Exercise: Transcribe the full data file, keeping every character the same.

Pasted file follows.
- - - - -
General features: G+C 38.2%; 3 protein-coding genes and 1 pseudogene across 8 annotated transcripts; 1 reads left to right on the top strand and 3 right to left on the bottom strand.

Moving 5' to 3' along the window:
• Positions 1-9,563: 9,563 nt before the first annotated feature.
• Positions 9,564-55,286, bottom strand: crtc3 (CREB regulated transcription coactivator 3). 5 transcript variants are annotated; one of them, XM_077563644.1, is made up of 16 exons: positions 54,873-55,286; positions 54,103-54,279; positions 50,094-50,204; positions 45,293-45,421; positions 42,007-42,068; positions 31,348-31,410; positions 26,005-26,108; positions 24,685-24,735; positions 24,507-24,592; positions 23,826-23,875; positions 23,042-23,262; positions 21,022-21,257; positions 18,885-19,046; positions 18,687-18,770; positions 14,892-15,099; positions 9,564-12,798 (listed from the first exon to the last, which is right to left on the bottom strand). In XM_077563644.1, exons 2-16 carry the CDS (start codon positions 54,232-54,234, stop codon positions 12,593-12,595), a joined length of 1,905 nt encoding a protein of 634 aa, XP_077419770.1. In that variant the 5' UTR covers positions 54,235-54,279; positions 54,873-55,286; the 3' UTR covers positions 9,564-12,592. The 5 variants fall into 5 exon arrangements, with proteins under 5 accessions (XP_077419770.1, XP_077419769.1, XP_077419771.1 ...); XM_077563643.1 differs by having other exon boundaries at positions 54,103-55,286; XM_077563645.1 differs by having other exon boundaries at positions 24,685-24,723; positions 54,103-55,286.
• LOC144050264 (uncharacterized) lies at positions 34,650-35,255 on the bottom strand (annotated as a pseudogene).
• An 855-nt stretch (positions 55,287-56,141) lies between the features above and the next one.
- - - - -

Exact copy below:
General features: G+C 38.2%; 3 protein-coding genes and 1 pseudogene across 8 annotated transcripts; 1 reads left to right on the top strand and 3 right to left on the bottom strand.

Moving 5' to 3' along the window:
• Positions 1-9,563: 9,563 nt before the first annotated feature.
• Positions 9,564-55,286, bottom strand: crtc3 (CREB regulated transcription coactivator 3). 5 transcript variants are annotated; one of them, XM_077563644.1, is made up of 16 exons: positions 54,873-55,286; positions 54,103-54,279; positions 50,094-50,204; positions 45,293-45,421; positions 42,007-42,068; positions 31,348-31,410; positions 26,005-26,108; positions 24,685-24,735; positions 24,507-24,592; positions 23,826-23,875; positions 23,042-23,262; positions 21,022-21,257; positions 18,885-19,046; positions 18,687-18,770; positions 14,892-15,099; positions 9,564-12,798 (listed from the first exon to the last, which is right to left on the bottom strand). In XM_077563644.1, exons 2-16 carry the CDS (start codon positions 54,232-54,234, stop codon positions 12,593-12,595), a joined length of 1,905 nt encoding a protein of 634 aa, XP_077419770.1. In that variant the 5' UTR covers positions 54,235-54,279; positions 54,873-55,286; the 3' UTR covers positions 9,564-12,592. The 5 variants fall into 5 exon arrangements, with proteins under 5 accessions (XP_077419770.1, XP_077419769.1, XP_077419771.1 ...); XM_077563643.1 differs by having other exon boundaries at positions 54,103-55,286; XM_077563645.1 differs by having other exon boundaries at positions 24,685-24,723; positions 54,103-55,286.
• LOC144050264 (uncharacterized) lies at positions 34,650-35,255 on the bottom strand (annotated as a pseudogene).
• An 855-nt stretch (positions 55,287-56,141) lies between the features above and the next one.